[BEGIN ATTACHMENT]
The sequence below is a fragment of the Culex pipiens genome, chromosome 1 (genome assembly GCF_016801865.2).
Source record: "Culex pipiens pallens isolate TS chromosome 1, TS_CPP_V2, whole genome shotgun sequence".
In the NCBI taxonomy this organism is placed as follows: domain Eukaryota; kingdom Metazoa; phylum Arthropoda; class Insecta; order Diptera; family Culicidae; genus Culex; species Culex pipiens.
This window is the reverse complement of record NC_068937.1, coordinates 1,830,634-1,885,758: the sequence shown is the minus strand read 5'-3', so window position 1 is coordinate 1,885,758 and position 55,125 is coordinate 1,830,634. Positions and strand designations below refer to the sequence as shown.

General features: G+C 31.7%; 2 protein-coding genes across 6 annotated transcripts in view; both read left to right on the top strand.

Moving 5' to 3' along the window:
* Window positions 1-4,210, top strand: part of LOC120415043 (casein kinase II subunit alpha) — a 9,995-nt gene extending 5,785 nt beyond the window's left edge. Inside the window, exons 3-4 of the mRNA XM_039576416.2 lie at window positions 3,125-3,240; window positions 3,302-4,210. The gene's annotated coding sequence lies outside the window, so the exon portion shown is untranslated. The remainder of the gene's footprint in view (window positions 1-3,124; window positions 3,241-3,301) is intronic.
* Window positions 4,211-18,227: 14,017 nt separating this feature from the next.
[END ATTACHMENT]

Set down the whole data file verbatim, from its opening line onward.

The sequence below is a fragment of the Culex pipiens genome, chromosome 1 (genome assembly GCF_016801865.2).
Source record: "Culex pipiens pallens isolate TS chromosome 1, TS_CPP_V2, whole genome shotgun sequence".
In the NCBI taxonomy this organism is placed as follows: domain Eukaryota; kingdom Metazoa; phylum Arthropoda; class Insecta; order Diptera; family Culicidae; genus Culex; species Culex pipiens.
This window is the reverse complement of record NC_068937.1, coordinates 1,830,634-1,885,758: the sequence shown is the minus strand read 5'-3', so window position 1 is coordinate 1,885,758 and position 55,125 is coordinate 1,830,634. Positions and strand designations below refer to the sequence as shown.

General features: G+C 31.7%; 2 protein-coding genes across 6 annotated transcripts in view; both read left to right on the top strand.

Moving 5' to 3' along the window:
* Window positions 1-4,210, top strand: part of LOC120415043 (casein kinase II subunit alpha) — a 9,995-nt gene extending 5,785 nt beyond the window's left edge. Inside the window, exons 3-4 of the mRNA XM_039576416.2 lie at window positions 3,125-3,240; window positions 3,302-4,210. The gene's annotated coding sequence lies outside the window, so the exon portion shown is untranslated. The remainder of the gene's footprint in view (window positions 1-3,124; window positions 3,241-3,301) is intronic.
* Window positions 4,211-18,227: 14,017 nt separating this feature from the next.